While many of our neighbours south of the border said they would move to Canada if Donald Trump wins the U.S. election in November (we’re looking at you Snoop Dogg), one American company is already on its way.
And with it comes a digital library and archives of websites from the deep web.
Archive.org posted a blog on its webpage this week announcing that they are building “the Internet Archive of Canada.” The project, which will cost millions, is in response to the election that left many shocked globally.
“On November 9th in America, we woke up to a new administration promising radical change. It was a firm reminder that institutions like ours, built for the long-term, need to design for change,” stated the Archive.org post. “For us, it means keeping our cultural materials safe, private and perpetually accessible. It means preparing for a Web that may face greater restrictions. It means serving patrons in a world in which government surveillance is not going away; indeed it looks like it will increase.”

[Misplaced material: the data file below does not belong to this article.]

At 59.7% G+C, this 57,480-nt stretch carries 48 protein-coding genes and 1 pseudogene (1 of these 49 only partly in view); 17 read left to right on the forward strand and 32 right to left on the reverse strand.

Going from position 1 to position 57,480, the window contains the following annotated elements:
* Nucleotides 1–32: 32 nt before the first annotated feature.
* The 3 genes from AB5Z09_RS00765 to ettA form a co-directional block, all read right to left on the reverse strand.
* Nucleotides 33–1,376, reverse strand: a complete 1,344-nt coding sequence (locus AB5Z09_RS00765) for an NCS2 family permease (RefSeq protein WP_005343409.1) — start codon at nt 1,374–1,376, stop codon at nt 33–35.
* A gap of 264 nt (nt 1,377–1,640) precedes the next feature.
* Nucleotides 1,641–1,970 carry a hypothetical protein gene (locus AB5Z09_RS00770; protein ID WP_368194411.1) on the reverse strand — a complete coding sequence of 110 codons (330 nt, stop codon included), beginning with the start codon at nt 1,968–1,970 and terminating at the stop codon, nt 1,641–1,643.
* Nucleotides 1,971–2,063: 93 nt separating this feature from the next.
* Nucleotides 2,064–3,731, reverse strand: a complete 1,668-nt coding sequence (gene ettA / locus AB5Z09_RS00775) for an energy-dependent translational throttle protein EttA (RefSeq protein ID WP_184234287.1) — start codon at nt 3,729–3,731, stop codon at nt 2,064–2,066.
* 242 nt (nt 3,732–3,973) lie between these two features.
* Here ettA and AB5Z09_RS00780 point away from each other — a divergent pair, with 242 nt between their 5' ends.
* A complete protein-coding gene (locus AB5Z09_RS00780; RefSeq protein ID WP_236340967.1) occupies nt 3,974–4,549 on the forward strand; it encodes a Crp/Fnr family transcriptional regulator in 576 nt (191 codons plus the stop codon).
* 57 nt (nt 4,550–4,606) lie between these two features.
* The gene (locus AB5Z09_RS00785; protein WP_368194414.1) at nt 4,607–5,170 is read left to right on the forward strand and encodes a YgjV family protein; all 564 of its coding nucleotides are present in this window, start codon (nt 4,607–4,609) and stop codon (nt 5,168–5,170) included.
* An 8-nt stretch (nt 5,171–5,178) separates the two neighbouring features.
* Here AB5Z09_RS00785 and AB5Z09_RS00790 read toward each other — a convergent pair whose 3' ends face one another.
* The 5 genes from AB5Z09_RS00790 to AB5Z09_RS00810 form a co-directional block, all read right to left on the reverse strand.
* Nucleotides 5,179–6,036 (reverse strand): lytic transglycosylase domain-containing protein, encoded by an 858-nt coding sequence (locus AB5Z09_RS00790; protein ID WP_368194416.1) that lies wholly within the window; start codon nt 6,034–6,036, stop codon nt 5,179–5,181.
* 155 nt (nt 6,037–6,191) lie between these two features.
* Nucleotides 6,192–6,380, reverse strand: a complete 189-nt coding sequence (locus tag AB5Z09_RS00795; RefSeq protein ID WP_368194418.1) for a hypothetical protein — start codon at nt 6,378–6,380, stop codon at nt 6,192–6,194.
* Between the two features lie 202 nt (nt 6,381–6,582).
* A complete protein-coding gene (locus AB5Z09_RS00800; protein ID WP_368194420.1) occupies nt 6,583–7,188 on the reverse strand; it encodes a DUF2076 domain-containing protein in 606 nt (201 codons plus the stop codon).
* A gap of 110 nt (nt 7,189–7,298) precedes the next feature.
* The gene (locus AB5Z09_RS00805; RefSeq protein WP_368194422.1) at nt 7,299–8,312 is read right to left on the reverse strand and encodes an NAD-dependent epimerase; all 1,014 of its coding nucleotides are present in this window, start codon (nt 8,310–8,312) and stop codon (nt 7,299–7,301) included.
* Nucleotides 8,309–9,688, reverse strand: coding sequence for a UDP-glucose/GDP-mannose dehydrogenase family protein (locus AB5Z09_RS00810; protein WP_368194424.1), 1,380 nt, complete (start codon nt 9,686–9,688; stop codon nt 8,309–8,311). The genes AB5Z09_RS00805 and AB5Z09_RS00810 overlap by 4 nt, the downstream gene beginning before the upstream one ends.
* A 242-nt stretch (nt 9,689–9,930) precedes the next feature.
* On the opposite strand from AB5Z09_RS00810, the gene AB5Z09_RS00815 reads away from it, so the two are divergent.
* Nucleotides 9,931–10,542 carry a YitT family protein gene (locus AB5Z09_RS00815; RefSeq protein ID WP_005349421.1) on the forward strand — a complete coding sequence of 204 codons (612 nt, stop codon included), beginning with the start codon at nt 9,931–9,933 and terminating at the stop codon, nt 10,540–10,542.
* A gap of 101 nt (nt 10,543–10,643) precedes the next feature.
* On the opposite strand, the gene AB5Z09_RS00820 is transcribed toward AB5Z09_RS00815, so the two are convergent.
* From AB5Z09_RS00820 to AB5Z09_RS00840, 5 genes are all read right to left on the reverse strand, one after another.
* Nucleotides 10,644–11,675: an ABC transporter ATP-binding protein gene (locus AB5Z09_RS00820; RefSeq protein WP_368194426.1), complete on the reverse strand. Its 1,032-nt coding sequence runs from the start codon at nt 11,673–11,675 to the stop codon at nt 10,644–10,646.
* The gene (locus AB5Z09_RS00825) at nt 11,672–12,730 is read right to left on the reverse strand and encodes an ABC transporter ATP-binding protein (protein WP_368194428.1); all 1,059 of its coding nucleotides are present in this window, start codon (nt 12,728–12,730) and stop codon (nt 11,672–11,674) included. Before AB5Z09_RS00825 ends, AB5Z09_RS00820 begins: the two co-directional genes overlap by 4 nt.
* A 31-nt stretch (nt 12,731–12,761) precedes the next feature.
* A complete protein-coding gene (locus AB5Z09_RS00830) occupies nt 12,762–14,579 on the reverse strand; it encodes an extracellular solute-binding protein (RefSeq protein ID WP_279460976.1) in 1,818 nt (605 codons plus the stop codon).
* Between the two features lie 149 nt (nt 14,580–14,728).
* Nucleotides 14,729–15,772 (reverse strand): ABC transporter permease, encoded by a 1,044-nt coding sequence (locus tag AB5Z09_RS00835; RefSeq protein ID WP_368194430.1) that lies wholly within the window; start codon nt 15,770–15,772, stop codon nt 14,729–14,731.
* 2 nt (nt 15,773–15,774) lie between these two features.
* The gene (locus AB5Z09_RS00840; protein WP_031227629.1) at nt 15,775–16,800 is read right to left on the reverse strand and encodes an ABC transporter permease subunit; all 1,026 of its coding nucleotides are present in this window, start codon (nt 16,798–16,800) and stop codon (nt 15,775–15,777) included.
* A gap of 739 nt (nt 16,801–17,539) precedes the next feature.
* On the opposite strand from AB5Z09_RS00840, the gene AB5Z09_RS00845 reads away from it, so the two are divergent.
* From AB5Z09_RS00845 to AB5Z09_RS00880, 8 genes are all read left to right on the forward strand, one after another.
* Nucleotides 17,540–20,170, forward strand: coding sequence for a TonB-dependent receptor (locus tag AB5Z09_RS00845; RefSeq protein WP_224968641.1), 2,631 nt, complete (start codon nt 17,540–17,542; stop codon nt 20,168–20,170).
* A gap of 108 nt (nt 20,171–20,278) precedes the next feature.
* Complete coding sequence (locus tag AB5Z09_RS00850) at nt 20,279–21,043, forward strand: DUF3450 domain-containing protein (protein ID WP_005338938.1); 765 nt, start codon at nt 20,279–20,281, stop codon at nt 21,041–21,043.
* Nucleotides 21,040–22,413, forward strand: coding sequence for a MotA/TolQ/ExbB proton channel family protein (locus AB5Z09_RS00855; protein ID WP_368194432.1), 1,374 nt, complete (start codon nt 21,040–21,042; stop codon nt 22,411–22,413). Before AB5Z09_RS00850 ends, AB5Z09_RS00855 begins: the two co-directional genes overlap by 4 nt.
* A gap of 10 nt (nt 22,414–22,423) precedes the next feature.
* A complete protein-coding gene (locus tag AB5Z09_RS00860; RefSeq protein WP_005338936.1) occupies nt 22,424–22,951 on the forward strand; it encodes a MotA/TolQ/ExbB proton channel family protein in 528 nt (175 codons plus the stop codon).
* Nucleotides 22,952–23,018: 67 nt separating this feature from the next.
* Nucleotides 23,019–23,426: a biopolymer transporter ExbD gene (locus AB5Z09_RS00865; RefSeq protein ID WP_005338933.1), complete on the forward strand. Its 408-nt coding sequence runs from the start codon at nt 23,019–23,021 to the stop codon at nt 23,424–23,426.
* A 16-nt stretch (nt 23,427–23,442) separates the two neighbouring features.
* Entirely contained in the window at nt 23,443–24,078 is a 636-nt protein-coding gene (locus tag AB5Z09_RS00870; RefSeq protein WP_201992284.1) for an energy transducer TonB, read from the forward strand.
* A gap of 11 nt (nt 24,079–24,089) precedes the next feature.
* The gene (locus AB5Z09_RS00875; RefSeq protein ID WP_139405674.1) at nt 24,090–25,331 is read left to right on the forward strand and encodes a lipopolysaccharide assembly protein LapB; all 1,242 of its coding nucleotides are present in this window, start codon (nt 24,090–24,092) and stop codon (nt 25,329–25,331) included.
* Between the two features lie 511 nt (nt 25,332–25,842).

— Internet Archive (@internetarchive) November 29, 2016
“I would certainly be open to closing areas where we are at war with somebody,” Trump said during the 2015 debate, referring to ISIS. “I sure as hell don’t want to let people that want to kill us and kill our nation use our Internet.”
As part of the digital migration, Archive.org states that they are fighting to protect their readers’ privacy in the digital world.
The Internet Archive is a non-profit library based in San Fransisco with a mission to “give everyone access to all knowledge, forever. For free.” It offers access to millions of free books, movies, and audio files, plus an archive of over 450 billion web pages.
According to the blog, it is run by 150 staff, and saves 300 million web pages each week “so no one will ever be able to change the past just because there is no digital record of it. The Web needs a memory, the ability to look back.”
Welcome to Canada, Archive.org!